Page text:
Thursday, November 15, 2007

'People do differ in how self-important, conceited, egocentric they are'

‘The best and most lasting changes are voluntary’
Human beings have great potentials for good and evil, says Mr Howard Gardner , the Hobbs Professor of Cognition and Education at the Harvard Graduate School of Education.
“We have Slobodan Milosevic but also Nelson Mandela. Both Goethe and Goebbels were outstanding in the German language; one created great art, the other fomented hatred. Mohandas K. Gandhi, in my view, was the most important human being of the last 1000 years,” mentions Mr Gardner in a recent email interaction with Business Line.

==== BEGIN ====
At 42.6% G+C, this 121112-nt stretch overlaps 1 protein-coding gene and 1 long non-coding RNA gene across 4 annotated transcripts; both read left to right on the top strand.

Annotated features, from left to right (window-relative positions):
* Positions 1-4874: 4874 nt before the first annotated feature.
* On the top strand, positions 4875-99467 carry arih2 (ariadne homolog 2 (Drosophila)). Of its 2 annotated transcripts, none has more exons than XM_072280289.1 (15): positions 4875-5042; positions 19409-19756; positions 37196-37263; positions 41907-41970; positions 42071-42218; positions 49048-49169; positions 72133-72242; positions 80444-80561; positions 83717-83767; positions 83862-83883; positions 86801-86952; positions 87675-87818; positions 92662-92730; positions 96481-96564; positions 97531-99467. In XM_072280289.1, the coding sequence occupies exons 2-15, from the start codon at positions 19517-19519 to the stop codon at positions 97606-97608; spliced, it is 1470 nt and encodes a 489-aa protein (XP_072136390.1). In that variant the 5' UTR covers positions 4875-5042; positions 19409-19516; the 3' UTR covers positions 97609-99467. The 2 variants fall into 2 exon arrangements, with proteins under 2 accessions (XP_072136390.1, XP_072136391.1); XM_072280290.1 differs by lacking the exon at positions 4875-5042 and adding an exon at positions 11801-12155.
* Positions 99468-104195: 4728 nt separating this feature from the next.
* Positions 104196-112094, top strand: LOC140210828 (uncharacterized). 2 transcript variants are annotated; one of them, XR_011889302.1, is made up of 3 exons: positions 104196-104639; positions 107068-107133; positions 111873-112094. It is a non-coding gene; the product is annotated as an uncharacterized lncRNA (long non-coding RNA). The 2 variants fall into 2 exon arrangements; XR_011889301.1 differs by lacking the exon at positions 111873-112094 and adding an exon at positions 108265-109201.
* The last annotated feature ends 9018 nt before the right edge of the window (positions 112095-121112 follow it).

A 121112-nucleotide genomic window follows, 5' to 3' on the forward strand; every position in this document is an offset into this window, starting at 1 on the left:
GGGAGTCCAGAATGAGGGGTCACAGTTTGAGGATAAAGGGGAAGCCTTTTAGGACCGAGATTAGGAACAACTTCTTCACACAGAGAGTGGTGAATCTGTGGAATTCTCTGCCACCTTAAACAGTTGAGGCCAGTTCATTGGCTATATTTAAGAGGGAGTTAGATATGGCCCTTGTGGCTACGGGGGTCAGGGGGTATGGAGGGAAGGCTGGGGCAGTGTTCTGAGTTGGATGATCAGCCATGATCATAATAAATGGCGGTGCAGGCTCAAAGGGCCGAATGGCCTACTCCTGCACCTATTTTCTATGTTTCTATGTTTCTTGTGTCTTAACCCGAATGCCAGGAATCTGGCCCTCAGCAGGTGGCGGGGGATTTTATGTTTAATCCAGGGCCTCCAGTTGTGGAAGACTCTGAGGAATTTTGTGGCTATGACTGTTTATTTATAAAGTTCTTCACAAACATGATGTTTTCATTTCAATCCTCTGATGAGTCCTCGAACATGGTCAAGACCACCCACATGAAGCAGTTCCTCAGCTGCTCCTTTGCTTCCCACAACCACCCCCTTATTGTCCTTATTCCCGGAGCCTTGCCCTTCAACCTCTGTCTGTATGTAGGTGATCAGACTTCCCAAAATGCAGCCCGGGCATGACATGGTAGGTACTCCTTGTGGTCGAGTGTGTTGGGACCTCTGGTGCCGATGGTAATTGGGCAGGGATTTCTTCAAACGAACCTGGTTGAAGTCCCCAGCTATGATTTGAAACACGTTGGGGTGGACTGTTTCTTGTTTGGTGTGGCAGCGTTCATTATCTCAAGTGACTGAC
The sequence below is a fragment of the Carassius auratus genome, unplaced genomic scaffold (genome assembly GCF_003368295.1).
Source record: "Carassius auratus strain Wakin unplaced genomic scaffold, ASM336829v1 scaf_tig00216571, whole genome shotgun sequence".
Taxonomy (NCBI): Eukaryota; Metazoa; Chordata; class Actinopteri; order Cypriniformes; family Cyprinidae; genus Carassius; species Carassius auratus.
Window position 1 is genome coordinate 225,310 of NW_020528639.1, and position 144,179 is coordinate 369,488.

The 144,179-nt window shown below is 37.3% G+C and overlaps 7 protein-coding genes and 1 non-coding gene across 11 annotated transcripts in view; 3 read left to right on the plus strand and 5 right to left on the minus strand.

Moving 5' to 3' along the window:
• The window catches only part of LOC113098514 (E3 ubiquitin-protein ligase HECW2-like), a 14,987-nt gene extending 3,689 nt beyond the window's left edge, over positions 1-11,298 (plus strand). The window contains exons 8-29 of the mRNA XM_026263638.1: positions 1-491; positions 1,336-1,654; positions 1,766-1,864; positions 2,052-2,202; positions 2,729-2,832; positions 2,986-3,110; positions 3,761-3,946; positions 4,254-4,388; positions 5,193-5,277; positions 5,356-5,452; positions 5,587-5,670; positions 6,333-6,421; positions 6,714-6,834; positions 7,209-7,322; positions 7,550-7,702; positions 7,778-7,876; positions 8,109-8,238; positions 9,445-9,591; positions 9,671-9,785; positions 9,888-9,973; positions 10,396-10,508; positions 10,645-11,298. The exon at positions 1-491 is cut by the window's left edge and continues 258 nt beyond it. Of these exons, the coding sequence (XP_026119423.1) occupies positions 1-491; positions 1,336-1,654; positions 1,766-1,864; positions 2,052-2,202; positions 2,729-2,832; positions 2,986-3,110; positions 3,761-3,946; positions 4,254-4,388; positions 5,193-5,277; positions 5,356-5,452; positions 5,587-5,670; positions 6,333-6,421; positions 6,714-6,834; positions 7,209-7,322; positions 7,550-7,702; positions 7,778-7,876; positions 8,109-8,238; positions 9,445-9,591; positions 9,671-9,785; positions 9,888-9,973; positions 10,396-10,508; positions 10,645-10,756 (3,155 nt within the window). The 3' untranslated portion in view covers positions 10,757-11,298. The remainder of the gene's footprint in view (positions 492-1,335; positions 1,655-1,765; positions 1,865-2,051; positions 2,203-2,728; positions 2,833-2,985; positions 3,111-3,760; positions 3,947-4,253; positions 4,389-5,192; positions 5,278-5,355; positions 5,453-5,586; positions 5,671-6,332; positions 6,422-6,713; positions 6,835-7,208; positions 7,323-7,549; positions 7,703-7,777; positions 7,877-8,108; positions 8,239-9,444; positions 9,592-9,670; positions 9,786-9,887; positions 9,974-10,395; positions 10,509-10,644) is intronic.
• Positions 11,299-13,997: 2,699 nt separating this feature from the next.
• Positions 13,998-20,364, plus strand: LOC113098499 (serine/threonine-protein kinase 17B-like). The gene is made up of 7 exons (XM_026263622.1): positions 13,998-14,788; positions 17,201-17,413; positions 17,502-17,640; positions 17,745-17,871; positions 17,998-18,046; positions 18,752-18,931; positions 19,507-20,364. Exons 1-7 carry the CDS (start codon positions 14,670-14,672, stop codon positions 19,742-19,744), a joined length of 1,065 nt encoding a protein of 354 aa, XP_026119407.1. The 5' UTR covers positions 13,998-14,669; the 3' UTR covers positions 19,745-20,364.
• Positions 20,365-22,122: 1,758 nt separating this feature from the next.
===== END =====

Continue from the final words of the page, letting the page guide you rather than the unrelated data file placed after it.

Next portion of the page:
“No one is born good or bad. How they turn out depends on the values of those around them, the models that they observe, the reactions to their behaviours, the events of the wider world, experience and luck.”
Mr Gardner, a leading thinker about education and human development, has studied and written extensively about intelligence, creativity, leadership, and professional ethics. His most recent books include: ‘Good Work, Changing Minds’, ‘The Development and Education of the Mind’ and ‘Multiple Intelligences: New Horizons’. His latest book ‘Five Minds for the Future’ ( was published in April 2007.

Excerpts from the interview:

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